In terms of therapy, one of the most significant impacts of nanomedicine will mostly likely be realised in drug delivery. Nanoparticles can enable doctors to target drugs at the source of the disease, which increases efficiency and minimises side effects. The first nanotechnology-based targeted drug delivery systems are already on the market, with numerous others in clinical trials or under development. Drug delivery accounts for approximately 80 percent of global sales in nanomedicine and 58 percent of patent filings worldwide. In April 2006, the journal Nature Materials estimated that 130 nanotech-based drugs and delivery systems were being developed worldwide.
Some recent advances in this area include a potential new arsenal for meningitis treatment and the war on drug-resistant bacteria and fungal infections with the development of novel peptide nanoparticles by scientists at the Institute of Bioengineering and Nanotechnology (IBN) of Singapore.
The unique chemical structure of these stable bioengineered nanoparticles provides for the first time membrane-penetrating components on their surface, which allows them to traverse the blood brain barrier, offering a superior alternative to existing treatments for brain infections.
Pre-clinical tests, reported recently in Nature Nanotechnology, have shown that IBN's peptide nanoparticles are also biocompatible and cause no damage to the liver or kidneys at tested doses.
In the battle against cardiovascular disease, researchers and engineers in California have developed a nanoparticle that specifically detect and attack atherosclerotic plaques. The new development is described in a recent issue of the Proceedings of the National Academy of Sciences.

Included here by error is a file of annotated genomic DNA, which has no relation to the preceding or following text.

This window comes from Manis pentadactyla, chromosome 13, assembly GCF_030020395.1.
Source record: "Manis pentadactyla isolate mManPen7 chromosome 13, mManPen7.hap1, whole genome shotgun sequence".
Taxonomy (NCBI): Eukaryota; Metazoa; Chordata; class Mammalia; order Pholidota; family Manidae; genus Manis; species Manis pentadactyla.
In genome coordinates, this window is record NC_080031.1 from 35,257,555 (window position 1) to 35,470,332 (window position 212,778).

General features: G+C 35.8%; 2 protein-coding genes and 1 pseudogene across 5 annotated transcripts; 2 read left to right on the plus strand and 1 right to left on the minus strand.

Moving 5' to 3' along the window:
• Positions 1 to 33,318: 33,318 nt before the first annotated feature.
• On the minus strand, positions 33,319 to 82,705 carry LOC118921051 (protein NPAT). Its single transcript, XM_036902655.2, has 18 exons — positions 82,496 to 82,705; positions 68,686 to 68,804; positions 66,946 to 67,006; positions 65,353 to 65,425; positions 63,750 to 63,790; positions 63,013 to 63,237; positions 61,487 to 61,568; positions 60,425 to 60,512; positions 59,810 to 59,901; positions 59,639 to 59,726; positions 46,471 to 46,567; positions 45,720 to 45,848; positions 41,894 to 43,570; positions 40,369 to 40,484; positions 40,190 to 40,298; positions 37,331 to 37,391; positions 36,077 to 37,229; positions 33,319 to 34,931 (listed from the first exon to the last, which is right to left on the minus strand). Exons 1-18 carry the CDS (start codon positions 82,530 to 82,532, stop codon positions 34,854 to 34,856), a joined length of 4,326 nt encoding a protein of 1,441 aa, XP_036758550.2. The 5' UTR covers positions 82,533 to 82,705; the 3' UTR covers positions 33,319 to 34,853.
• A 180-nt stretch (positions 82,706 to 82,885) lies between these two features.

The nanoparticles in this study are lipid-based collections of molecules that form a sphere called a micelle. The micelle has a peptide, a piece of protein, on its surface, and that peptide binds to the surface of the plaque.
This tiny technology is also taking on cancer, in a very big way. Much of this pioneering research in recent months is focusing on targeting cancer with 'smart bombs'. Scientists at the University of Central Florida (UCF) have just released details about their newly engineered nanoparticles with a dual role, as diagnostic and therapeutic agents, that could someday target and destroy tumours, sparing patients from toxic, whole-body chemotherapies.
The researchers used Taxol - one of the most widely used chemotherapeutic drugs - for their cell culture studies, just published in the journal Small. Taxol normally causes many negative side effects because it travels throughout the body and damages healthy tissue as well as cancer cells. However, the Taxol-carrying nanoparticles engineered in the UCF laboratory are modified so they carry the drug only to the cancer cells, allowing targeted cancer treatment without harming healthy cells. This is achieved by attaching a vitamin (folic acid) derivative that cancer cells like to consume in high amounts.